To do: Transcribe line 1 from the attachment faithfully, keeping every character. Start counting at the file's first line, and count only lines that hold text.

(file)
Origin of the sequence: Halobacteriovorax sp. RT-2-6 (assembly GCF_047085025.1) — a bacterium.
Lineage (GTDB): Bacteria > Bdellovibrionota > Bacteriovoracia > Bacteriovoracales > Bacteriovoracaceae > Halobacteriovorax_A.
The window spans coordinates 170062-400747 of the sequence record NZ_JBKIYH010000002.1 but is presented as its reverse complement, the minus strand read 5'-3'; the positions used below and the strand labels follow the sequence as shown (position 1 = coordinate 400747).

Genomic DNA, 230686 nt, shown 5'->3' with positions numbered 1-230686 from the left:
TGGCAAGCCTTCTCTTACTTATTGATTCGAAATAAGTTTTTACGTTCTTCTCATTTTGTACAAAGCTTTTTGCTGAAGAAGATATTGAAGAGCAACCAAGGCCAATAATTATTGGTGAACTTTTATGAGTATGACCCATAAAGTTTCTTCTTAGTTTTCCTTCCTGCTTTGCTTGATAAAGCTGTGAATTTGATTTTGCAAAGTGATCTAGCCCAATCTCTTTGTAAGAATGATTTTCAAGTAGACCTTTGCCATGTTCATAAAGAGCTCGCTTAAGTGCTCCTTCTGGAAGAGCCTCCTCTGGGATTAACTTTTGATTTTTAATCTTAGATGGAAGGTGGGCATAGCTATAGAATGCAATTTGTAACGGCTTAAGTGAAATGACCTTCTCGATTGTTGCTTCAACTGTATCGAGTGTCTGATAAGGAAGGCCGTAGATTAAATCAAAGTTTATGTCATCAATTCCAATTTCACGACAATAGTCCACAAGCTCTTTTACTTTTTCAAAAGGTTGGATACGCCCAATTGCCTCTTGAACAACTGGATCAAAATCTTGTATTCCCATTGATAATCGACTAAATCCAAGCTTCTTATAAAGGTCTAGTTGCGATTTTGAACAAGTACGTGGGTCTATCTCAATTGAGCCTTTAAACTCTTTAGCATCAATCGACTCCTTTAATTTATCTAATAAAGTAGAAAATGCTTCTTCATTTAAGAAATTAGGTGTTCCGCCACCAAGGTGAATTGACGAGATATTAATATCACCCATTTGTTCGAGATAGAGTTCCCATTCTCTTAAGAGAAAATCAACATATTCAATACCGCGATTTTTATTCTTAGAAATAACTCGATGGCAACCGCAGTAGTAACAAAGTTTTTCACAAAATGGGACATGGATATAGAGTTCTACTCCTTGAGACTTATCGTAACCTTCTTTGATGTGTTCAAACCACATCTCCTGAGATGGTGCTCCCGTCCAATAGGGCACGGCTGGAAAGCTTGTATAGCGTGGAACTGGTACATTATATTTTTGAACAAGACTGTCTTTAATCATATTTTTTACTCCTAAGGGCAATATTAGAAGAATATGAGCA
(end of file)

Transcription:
Origin of the sequence: Halobacteriovorax sp. RT-2-6 (assembly GCF_047085025.1) — a bacterium.